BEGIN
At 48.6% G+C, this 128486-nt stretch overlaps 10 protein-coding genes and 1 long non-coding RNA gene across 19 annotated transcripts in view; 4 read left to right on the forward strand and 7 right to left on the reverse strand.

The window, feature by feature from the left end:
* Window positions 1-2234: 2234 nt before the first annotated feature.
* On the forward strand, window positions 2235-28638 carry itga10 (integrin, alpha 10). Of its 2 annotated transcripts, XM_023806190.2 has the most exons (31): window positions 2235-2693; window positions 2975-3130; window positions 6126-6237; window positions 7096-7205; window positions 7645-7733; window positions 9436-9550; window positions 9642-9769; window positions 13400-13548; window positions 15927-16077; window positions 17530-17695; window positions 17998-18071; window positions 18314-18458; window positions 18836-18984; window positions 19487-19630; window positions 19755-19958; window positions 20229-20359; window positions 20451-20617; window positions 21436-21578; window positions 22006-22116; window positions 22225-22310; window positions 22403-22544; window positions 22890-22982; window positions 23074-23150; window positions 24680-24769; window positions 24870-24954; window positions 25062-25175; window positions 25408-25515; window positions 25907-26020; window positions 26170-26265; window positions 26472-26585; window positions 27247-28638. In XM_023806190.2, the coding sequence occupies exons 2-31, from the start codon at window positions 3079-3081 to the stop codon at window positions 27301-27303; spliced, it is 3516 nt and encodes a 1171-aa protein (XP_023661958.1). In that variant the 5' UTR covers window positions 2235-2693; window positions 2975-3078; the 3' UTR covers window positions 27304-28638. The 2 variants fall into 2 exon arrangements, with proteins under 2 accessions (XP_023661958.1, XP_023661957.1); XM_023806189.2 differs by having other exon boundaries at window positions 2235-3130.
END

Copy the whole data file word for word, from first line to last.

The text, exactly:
At 48.6% G+C, this 128486-nt stretch overlaps 10 protein-coding genes and 1 long non-coding RNA gene across 19 annotated transcripts in view; 4 read left to right on the forward strand and 7 right to left on the reverse strand.

The window, feature by feature from the left end:
* Window positions 1-2234: 2234 nt before the first annotated feature.
* On the forward strand, window positions 2235-28638 carry itga10 (integrin, alpha 10). Of its 2 annotated transcripts, XM_023806190.2 has the most exons (31): window positions 2235-2693; window positions 2975-3130; window positions 6126-6237; window positions 7096-7205; window positions 7645-7733; window positions 9436-9550; window positions 9642-9769; window positions 13400-13548; window positions 15927-16077; window positions 17530-17695; window positions 17998-18071; window positions 18314-18458; window positions 18836-18984; window positions 19487-19630; window positions 19755-19958; window positions 20229-20359; window positions 20451-20617; window positions 21436-21578; window positions 22006-22116; window positions 22225-22310; window positions 22403-22544; window positions 22890-22982; window positions 23074-23150; window positions 24680-24769; window positions 24870-24954; window positions 25062-25175; window positions 25408-25515; window positions 25907-26020; window positions 26170-26265; window positions 26472-26585; window positions 27247-28638. In XM_023806190.2, the coding sequence occupies exons 2-31, from the start codon at window positions 3079-3081 to the stop codon at window positions 27301-27303; spliced, it is 3516 nt and encodes a 1171-aa protein (XP_023661958.1). In that variant the 5' UTR covers window positions 2235-2693; window positions 2975-3078; the 3' UTR covers window positions 27304-28638. The 2 variants fall into 2 exon arrangements, with proteins under 2 accessions (XP_023661958.1, XP_023661957.1); XM_023806189.2 differs by having other exon boundaries at window positions 2235-3130.